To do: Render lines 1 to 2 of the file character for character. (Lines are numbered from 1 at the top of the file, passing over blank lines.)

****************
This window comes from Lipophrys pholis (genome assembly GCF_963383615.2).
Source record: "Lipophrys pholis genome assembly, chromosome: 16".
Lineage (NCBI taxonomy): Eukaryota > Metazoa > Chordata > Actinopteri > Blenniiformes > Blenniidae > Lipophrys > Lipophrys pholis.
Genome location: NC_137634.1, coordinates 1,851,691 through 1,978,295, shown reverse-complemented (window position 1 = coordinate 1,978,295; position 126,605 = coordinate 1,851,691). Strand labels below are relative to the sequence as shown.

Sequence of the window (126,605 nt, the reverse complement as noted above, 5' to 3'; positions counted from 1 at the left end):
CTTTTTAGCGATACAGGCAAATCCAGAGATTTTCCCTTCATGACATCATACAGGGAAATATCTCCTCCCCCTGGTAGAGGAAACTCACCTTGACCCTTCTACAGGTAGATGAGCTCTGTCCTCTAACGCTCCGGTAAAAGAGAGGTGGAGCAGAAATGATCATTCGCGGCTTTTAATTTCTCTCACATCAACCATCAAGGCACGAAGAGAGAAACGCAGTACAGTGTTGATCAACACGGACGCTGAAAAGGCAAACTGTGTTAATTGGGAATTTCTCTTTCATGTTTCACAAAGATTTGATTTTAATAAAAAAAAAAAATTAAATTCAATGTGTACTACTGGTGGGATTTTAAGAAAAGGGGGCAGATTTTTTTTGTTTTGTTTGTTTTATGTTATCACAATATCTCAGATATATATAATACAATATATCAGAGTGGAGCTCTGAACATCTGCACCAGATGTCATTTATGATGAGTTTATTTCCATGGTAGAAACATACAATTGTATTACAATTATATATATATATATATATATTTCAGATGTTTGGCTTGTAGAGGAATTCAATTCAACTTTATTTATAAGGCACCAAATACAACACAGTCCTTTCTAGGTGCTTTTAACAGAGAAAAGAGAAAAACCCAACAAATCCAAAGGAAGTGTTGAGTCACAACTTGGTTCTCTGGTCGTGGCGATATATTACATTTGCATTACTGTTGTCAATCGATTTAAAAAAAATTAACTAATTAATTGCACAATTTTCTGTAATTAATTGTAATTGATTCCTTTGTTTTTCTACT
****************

This window comes from Lipophrys pholis (genome assembly GCF_963383615.2).
Source record: "Lipophrys pholis genome assembly, chromosome: 16".